A planned expansion at the Allegan County Courthouse will help expedite court cases with the addition of a third 48th Circuit Court judge, create new private meeting rooms to improve client-attorney confidentiality, and provide better separation of jurors and litigants while entering the courtroom..
The county and state agreed. The volume of cases moving through the Allegan County Circuit Court necessitate a third judge to take on some of the workload.
The additional judge seat is included in the 2023 state budget and must be filled by December 31, 2024.
After several months of stakeholder meetings and discussions with courthouse leaders, the Allegan County Board of Commissioners earlier this year approved a $10 million improvement project at the courthouse.
To accommodate the increased level of service, Allegan County will construct a new courtroom and office space for the new judge, their support staff, and other court functions within the existing courthouse at 113 Chestnut St. in Allegan.
Last year, the county hired architectural and engineering firm Wightman to analyze the existing building and create a solution that would best use the space while making room for the new courtroom. After several months of stakeholder meetings and discussions with courthouse leaders, the Allegan County Board of Commissioners earlier this year approved a project budget of $10 million.
If the county had opted to construct a new courthouse to accommodate the third judge as well as all existing offices, the budget would cost significantly more, officials say, and would have lost the recent improvements made such as a new secure entrance, garage, sally port, and improvements to existing holding cells within the building.
The county’s 2021 strategic plan called to move any non-court-related functions to the County Services Building, 3283 122nd Ave., with the intent of developing courthouse space for court functions, making efficient use of available space, creating easier access to services for customers, and saving significant money over new construction.
The principle offices of the elected officials and a service hub will still be available in the courthouse, so the public won’t lose access to their elected officials such as the county register of deeds, drain commissioner, and treasurer. The county clerk also operates as the clerk of the Circuit Court and is expected to remain in the courthouse.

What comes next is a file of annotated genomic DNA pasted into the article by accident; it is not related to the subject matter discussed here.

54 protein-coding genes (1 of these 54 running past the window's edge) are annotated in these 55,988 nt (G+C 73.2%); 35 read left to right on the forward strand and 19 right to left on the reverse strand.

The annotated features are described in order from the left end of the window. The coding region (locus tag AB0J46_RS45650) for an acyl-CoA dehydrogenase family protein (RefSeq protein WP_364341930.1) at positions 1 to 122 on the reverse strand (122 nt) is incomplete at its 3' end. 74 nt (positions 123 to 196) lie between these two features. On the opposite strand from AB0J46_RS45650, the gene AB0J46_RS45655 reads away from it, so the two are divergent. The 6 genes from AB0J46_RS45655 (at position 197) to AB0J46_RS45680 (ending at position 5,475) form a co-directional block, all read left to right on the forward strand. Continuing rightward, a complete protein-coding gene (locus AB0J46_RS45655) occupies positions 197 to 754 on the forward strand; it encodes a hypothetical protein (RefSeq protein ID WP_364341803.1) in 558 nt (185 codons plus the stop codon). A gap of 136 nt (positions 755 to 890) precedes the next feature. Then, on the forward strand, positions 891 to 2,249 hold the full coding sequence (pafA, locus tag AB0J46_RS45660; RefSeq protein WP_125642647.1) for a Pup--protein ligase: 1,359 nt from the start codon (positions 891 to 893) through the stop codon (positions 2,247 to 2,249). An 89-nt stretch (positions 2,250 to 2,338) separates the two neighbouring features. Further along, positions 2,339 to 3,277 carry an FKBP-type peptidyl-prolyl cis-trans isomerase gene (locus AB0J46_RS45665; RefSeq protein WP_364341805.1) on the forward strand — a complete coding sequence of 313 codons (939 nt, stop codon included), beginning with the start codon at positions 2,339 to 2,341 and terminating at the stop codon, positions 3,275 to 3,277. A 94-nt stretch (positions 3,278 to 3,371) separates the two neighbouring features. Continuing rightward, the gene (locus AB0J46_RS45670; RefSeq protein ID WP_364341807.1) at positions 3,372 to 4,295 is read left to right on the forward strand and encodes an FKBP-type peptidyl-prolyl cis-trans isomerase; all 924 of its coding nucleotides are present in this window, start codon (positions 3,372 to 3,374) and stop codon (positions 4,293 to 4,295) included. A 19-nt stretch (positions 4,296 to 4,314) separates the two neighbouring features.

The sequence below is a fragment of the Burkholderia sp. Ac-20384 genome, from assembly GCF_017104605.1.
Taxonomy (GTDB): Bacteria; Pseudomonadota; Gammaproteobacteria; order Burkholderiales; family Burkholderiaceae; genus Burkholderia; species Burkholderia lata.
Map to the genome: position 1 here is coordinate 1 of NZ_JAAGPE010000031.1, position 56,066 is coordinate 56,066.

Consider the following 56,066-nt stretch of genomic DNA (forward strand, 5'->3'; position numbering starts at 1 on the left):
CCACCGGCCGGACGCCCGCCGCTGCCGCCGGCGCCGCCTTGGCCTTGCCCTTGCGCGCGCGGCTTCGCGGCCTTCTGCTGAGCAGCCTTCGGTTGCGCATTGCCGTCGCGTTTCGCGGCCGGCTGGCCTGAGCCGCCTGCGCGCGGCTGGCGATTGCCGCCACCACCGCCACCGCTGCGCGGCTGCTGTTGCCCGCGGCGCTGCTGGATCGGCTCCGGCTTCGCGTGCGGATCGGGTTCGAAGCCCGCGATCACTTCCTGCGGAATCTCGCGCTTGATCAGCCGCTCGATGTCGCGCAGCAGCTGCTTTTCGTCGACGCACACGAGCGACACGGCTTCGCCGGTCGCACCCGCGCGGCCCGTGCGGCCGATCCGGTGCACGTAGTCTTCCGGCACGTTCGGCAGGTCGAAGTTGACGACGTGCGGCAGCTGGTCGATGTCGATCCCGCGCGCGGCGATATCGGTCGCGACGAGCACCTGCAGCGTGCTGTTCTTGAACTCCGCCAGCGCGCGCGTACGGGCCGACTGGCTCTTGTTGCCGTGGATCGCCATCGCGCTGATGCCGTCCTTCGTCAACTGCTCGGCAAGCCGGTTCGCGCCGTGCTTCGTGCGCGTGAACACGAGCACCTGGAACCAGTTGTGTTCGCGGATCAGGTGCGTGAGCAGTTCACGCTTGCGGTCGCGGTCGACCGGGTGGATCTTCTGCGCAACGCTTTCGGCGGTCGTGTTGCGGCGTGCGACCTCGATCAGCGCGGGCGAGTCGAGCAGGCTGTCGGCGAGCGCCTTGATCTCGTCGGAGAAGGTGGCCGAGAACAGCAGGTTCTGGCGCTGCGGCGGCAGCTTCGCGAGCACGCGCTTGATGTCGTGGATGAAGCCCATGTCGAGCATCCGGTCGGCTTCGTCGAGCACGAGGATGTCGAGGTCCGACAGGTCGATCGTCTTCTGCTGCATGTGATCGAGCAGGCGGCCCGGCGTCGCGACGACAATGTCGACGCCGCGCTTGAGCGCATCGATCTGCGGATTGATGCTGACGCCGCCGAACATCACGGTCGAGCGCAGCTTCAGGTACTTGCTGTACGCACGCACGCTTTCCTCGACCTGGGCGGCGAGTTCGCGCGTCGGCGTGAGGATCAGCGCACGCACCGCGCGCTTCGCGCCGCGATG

A new secure sally port is among the improvements already in place at the Allegan County Courthouse.
With service complexes at Dumont Lake, River Street, and in downtown Allegan, the Board of Commissioners decided building or buying another centralized county services building wouldn’t be a prudent use of taxpayer money. The county plans to house county services in space at the Dumont Lake complex being vacated by its mental health agency OnPoint, which is moving to a larger space at a vacant big box store on M-40. The Dumont Lake complex already houses the MSU extension service, Michigan Works, county health department, central dispatch and emergency operations offices, juvenile home, county animal shelter, the Board of Commissioners and all of its administrative offices, and the state’s health and human services agency.
By not increasing the number of overall government buildings and increasing the physical footprint of government offices, the county is saving money on operational expenses such as janitorial, electricity, snow plowing and other maintenance, says Allegan County Administrator Rob Sarro.
“The county has its eye on the bigger picture,” he says.
While the COVID-19 pandemic pushed Allegan courts to become more innovative and find new ways for people to access justice such as virtual hearings, jury trials and other processes often require participants’ physical presence.
That is what the expanded courtroom space is for.
For court and other matters that can be handled virtually, Allegan County has been making strides to digitize its services, so the public can access their county government 24 hours a day, seven days a week from anywhere with an Internet connection. To that end, the county has committed $17.7 million in American Recovery Plan Act money to combine with grants and vendor capital for a total $70 million project to bring affordable broadband Internet service to homes and businesses across the county.
“We are looking at how can we avoid someone having to drive 30 miles to the courthouse if they don’t need to or want to,” says Dan Wedge, Allegan County executive director of service. “We are increasing access to service in very affordable ways to the citizens.”
Dan Wedge, executive director of services for Allegan County
The county has invested in electronic records and payment systems for land records and dog licenses, so citizens can access those records online. Even delinquent property taxes can be paid online for a small fee using electronic funds transfer.
“We aim to be good stewards of taxpayer dollars and increase services at the same time,” Wedge says.
Those who have questions or who would like additional information, may contact Allegan County administration at 269-673-0239 or firstname.lastname@example.org